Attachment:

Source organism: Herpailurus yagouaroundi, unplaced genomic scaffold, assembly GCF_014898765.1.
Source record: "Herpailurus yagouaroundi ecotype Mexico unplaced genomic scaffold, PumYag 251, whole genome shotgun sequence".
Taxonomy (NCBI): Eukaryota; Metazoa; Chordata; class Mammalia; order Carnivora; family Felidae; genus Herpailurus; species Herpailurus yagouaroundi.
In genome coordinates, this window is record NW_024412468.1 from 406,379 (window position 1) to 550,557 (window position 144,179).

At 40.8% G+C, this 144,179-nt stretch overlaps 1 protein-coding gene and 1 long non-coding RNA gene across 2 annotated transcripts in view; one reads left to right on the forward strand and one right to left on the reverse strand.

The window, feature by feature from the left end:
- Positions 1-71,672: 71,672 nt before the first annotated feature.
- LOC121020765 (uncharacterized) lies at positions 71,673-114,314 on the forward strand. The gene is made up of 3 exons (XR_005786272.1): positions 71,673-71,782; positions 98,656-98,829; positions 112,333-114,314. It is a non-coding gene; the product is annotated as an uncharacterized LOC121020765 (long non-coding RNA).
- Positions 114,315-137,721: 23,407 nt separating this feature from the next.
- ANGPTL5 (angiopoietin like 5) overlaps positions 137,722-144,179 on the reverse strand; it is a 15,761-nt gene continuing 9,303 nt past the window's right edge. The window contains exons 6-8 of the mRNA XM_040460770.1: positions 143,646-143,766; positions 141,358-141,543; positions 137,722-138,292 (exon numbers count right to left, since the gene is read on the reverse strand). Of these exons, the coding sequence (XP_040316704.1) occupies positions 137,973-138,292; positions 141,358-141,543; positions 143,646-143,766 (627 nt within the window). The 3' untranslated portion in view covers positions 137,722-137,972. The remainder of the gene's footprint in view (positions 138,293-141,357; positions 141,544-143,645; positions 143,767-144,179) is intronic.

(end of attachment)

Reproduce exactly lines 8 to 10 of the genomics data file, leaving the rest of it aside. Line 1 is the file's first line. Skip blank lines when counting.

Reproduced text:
- LOC121020765 (uncharacterized) lies at positions 71,673-114,314 on the forward strand. The gene is made up of 3 exons (XR_005786272.1): positions 71,673-71,782; positions 98,656-98,829; positions 112,333-114,314. It is a non-coding gene; the product is annotated as an uncharacterized LOC121020765 (long non-coding RNA).
- Positions 114,315-137,721: 23,407 nt separating this feature from the next.
- ANGPTL5 (angiopoietin like 5) overlaps positions 137,722-144,179 on the reverse strand; it is a 15,761-nt gene continuing 9,303 nt past the window's right edge. The window contains exons 6-8 of the mRNA XM_040460770.1: positions 143,646-143,766; positions 141,358-141,543; positions 137,722-138,292 (exon numbers count right to left, since the gene is read on the reverse strand). Of these exons, the coding sequence (XP_040316704.1) occupies positions 137,973-138,292; positions 141,358-141,543; positions 143,646-143,766 (627 nt within the window). The 3' untranslated portion in view covers positions 137,722-137,972. The remainder of the gene's footprint in view (positions 138,293-141,357; positions 141,544-143,645; positions 143,767-144,179) is intronic.